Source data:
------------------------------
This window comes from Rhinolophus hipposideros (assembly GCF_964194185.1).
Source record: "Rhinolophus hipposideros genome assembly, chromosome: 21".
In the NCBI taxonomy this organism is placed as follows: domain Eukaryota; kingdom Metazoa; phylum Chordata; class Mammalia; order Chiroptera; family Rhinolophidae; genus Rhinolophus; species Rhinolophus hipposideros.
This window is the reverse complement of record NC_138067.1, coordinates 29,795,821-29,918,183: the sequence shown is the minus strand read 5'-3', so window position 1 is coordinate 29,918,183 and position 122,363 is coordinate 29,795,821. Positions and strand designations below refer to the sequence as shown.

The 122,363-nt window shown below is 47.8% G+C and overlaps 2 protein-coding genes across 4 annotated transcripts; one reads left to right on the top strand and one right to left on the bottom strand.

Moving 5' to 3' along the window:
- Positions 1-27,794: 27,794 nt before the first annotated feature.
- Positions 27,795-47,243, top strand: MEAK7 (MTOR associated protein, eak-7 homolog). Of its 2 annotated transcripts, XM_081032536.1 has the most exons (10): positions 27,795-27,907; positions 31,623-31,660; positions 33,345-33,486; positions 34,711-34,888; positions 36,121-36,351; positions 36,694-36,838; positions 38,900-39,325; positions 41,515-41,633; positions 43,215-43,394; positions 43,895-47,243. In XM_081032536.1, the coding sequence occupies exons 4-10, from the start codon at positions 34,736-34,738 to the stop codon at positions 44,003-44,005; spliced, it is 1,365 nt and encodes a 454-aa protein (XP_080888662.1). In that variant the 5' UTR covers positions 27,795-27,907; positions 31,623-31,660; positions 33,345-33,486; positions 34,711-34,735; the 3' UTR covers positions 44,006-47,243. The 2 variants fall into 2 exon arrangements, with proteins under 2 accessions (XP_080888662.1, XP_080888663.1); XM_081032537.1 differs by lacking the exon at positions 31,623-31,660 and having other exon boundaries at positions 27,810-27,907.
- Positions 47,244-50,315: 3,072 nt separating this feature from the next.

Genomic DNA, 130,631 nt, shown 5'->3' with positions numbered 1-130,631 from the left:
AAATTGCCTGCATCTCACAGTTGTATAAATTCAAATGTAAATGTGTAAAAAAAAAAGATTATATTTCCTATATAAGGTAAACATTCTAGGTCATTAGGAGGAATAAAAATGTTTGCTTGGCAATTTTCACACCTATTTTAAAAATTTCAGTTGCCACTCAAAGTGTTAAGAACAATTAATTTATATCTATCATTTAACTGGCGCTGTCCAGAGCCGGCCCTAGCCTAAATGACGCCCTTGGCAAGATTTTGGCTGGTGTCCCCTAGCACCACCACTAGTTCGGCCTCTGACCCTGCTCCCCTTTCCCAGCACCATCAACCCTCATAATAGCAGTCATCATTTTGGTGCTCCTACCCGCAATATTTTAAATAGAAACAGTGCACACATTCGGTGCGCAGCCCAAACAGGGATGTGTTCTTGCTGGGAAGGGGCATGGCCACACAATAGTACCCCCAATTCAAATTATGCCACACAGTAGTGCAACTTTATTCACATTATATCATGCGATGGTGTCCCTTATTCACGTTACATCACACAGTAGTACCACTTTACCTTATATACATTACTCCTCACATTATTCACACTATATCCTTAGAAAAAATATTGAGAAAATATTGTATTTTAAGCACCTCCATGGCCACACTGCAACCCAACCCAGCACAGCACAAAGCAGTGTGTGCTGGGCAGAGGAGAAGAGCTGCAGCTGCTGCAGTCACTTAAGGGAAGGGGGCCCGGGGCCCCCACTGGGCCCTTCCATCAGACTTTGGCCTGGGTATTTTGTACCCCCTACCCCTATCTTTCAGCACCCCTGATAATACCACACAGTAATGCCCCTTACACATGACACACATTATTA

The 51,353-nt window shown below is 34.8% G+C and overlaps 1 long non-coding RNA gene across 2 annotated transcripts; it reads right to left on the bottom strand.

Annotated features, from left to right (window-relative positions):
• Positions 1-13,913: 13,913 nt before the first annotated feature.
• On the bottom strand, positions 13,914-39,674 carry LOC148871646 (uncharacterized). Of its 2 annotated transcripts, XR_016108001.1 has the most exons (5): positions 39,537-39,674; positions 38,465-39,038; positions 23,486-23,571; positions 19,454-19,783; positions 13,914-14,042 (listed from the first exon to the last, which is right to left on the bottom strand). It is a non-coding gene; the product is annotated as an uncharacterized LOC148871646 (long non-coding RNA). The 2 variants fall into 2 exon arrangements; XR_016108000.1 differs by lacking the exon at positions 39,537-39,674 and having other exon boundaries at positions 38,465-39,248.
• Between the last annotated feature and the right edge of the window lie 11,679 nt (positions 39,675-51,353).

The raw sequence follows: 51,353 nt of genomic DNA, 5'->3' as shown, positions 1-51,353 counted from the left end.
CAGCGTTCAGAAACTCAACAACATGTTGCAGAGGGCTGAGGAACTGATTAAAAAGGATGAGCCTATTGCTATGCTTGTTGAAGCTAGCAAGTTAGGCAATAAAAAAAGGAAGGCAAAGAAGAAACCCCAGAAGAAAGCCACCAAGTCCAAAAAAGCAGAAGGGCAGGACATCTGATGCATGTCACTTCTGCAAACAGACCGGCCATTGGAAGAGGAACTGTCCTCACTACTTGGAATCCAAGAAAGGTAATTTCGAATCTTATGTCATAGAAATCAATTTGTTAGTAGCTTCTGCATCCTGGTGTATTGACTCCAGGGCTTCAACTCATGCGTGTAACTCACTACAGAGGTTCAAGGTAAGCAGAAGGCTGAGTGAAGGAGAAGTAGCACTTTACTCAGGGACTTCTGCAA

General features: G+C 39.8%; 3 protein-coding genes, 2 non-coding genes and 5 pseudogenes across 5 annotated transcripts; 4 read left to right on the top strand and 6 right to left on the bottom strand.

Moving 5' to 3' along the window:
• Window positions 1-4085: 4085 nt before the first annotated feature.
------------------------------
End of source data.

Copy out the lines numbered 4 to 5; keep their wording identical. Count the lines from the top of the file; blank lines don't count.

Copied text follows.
This window is the reverse complement of record NC_138067.1, coordinates 29,795,821-29,918,183: the sequence shown is the minus strand read 5'-3', so window position 1 is coordinate 29,918,183 and position 122,363 is coordinate 29,795,821. Positions and strand designations below refer to the sequence as shown.

The 122,363-nt window shown below is 47.8% G+C and overlaps 2 protein-coding genes across 4 annotated transcripts; one reads left to right on the top strand and one right to left on the bottom strand.